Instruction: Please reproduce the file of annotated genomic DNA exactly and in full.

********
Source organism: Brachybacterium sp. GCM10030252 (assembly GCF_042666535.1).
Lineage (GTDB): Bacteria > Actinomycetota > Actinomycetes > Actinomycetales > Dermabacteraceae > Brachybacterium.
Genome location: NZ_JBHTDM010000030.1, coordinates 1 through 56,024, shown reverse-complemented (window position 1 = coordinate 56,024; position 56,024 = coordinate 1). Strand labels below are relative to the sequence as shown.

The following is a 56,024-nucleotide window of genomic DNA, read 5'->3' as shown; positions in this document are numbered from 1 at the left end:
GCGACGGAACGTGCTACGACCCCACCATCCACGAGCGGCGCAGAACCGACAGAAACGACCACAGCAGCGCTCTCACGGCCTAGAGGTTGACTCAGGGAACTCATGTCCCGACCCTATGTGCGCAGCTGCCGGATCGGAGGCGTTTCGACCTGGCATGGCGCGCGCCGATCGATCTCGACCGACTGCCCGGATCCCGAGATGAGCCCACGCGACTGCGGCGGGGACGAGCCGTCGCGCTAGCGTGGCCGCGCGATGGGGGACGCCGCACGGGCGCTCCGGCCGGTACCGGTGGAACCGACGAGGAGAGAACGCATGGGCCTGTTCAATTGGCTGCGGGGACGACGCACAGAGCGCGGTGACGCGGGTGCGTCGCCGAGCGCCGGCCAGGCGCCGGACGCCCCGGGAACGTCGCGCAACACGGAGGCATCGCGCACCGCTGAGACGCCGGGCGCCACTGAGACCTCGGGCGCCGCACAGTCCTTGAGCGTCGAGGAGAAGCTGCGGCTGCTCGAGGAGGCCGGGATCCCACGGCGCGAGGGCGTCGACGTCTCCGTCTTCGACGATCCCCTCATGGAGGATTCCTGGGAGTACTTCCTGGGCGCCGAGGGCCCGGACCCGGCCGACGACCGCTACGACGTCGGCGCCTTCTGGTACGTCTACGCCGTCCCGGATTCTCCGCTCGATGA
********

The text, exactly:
Source organism: Brachybacterium sp. GCM10030252 (assembly GCF_042666535.1).
Lineage (GTDB): Bacteria > Actinomycetota > Actinomycetes > Actinomycetales > Dermabacteraceae > Brachybacterium.
Genome location: NZ_JBHTDM010000030.1, coordinates 1 through 56,024, shown reverse-complemented (window position 1 = coordinate 56,024; position 56,024 = coordinate 1). Strand labels below are relative to the sequence as shown.

The following is a 56,024-nucleotide window of genomic DNA, read 5'->3' as shown; positions in this document are numbered from 1 at the left end:
GCGACGGAACGTGCTACGACCCCACCATCCACGAGCGGCGCAGAACCGACAGAAACGACCACAGCAGCGCTCTCACGGCCTAGAGGTTGACTCAGGGAACTCATGTCCCGACCCTATGTGCGCAGCTGCCGGATCGGAGGCGTTTCGACCTGGCATGGCGCGCGCCGATCGATCTCGACCGACTGCCCGGATCCCGAGATGAGCCCACGCGACTGCGGCGGGGACGAGCCGTCGCGCTAGCGTGGCCGCGCGATGGGGGACGCCGCACGGGCGCTCCGGCCGGTACCGGTGGAACCGACGAGGAGAGAACGCATGGGCCTGTTCAATTGGCTGCGGGGACGACGCACAGAGCGCGGTGACGCGGGTGCGTCGCCGAGCGCCGGCCAGGCGCCGGACGCCCCGGGAACGTCGCGCAACACGGAGGCATCGCGCACCGCTGAGACGCCGGGCGCCACTGAGACCTCGGGCGCCGCACAGTCCTTGAGCGTCGAGGAGAAGCTGCGGCTGCTCGAGGAGGCCGGGATCCCACGGCGCGAGGGCGTCGACGTCTCCGTCTTCGACGATCCCCTCATGGAGGATTCCTGGGAGTACTTCCTGGGCGCCGAGGGCCCGGACCCGGCCGACGACCGCTACGACGTCGGCGCCTTCTGGTACGTCTACGCCGTCCCGGATTCTCCGCTCGATGA